China’s new nationalism problem
19 Aug 2021|

Conceptions of the virtues of a historically China-centric regional order are now deeply ingrained in Chinese society, not least among a new generation of Chinese taught from infancy the importance of personally resisting external threats to China’s great rejuvenation.

For better or worse, this new generation is never going to be collectively known for its dispassionate introspection into the sources of its opinions on China’s international behaviour—and China’s leaders know that.

Theirs is, it seems, an aggressively restless generation that expects to live to see China kick the United States out of Asia and everything that follows. It is used to being locked into a position of strategic antagonism with everyone and willing to inflame tensions between China and its neighbours when required—or even just for fun.

While clearly a product of their own imagination, it’s worth thinking about how China’s leaders really feel about this phenomenon right now.

With new global public interest in China-related security challenges, and anti-West nationalist sentiment surging in China on the back of the Covid-19 pandemic and overt competition with the US, I suspect they would be quietly spraying WD-40 on the levers of domestic control to make sure they work when pulled.

They would have by now accepted that China’s social and traditional media controls cannot prevent domestic exposure to all unpopular external opinion on China, thereby making everyone everywhere to some degree receptive to the concerns of others. And they would be thinking carefully about what that means for the ways in which power, interests and identities come together to inform China’s views of itself and others.

In short, they would not quite know what to expect next.

Figuring out the ways in which this generation of Chinese is shaped by external inputs is now less important given how homogeneous it has already become. No outsider can confidently claim to know the answer to this question, and I doubt even China’s leaders themselves know for sure.

What we do know is that the domestic legitimacy of China’s leaders now depends in part on their ability to manage and (if that’s too hard) meet popular expectations of the Chinese Communist Party’s role in improving the nation’s global standing.

China’s ability to defend itself against external forces must, to the party, be the defining force for change in the region and the world, because if it isn’t, something else will be, and that could make the party look reactive and weak. To Xi Jinping, all serious questions of power and cooperation still need to be framed in terms of external struggle.

The problem right now, though, for China’s leaders is that they’re coming off a rough trot in terms of external engagement, which will have forced internal re-examination of many key judgements and approaches.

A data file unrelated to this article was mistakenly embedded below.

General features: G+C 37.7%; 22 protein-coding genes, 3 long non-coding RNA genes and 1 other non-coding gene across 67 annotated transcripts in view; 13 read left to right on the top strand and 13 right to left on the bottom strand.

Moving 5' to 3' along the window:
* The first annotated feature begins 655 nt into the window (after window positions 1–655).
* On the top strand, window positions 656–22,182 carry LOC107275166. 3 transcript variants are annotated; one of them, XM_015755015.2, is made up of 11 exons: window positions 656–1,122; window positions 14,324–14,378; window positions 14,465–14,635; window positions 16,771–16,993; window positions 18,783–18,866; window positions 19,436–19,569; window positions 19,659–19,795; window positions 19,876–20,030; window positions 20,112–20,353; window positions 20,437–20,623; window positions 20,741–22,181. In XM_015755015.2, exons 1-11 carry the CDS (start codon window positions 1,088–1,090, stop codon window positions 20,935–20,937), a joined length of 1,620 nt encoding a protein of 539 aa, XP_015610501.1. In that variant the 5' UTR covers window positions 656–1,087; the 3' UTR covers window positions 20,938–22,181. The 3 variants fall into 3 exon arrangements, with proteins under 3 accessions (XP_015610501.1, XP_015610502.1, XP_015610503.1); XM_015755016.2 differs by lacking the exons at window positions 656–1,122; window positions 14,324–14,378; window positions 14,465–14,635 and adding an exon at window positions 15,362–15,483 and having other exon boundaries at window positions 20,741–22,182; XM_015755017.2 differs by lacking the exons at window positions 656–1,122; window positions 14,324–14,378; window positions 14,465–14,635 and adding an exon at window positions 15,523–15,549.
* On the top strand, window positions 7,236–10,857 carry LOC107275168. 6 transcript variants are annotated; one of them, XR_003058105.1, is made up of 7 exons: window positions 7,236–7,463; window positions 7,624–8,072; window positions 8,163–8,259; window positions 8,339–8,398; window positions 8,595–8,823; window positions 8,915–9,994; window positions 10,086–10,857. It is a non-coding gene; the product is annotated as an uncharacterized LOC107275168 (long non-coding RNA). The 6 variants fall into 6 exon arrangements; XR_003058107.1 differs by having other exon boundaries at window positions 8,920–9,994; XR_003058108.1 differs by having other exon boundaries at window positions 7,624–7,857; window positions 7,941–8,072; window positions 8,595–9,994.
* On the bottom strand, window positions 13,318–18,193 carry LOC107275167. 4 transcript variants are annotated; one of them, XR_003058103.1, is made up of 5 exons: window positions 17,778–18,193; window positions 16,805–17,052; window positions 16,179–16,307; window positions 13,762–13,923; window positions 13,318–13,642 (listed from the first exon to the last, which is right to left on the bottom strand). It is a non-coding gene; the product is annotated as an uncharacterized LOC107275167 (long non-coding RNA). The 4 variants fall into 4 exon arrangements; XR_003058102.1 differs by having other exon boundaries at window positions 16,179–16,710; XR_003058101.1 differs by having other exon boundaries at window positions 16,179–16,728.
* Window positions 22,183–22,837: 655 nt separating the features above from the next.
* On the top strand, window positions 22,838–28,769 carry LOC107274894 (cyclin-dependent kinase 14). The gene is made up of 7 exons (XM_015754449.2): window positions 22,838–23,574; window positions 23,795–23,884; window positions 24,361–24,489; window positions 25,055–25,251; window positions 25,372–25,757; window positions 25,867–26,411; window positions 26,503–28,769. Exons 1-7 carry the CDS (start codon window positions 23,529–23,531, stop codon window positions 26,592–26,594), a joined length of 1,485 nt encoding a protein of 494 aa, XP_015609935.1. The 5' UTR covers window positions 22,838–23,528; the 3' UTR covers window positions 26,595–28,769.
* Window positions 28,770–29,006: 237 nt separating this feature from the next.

China’s campaign of economic coercion against Australia has failed, and the weirdly prolonged phase of hyperaggressive global diplomacy has made it harder for China’s leaders to get other countries to openly defer to their interests—something long seen domestically as a symbol of the country’s international worth.

Beijing also erred in seeking to portray external Covid-19-related criticism as an ethnocentric attack on all Chinese everywhere, which among other serious things looked like an attempt to avoid responsibility for the outbreak of the virus.

Given this, from now until the 2022 Winter Olympics, China’s leaders could be forgiven for not wanting demonstrations of international strength for domestic political purposes to be the biggest consideration that shapes China’s international behaviour and diplomatic approaches.

They want some breathing space.

While they would never admit it, greater diversity of popular Chinese views on sensitive issues might oddly be just what China’s leaders need right now. Nobody wants them feeling internally pressured to take bold actions to demonstrate their commitment to the party’s core purpose, least of all bold actions abroad that could spiral out of their control.

It’s far better for everyone, including the rest of the region, if China’s leaders feel like they can demonstrate that commitment by bringing a rogue segment or two of Chinese society into line. But to do that, they’ll need at least some people doing and saying the wrong thing—think young people in Hong Kong.

If China’s leaders do decide that it’s in their interests to lay off everyone except the US for a while, and they can find no fault in the revolutionary zeal of the new generation of Chinese or the newfound obedience of the people of Hong Kong, they may find themselves in the unusual position of looking around for a new target.

The fall of Kabul would have been a welcome distraction for China’s leaders in this respect. But we don’t really want to have to rely on dramatically lost US-led wars to make China feel good about itself.

The overarching concern here is that Taiwan will eventually become the only target that can fill the void. Nobody wants that, including China’s leaders, but the point is that under certain logical and perceptual constraints, it could be considered their only viable option.

I am not too worried about this just yet. After all, creating internal enemies is not a task beyond Beijing’s capabilities. And there are surely still a few among the mainland population who could be a little more genuine and visceral in their display of devotion to the Chinese state.

I hope I’m right.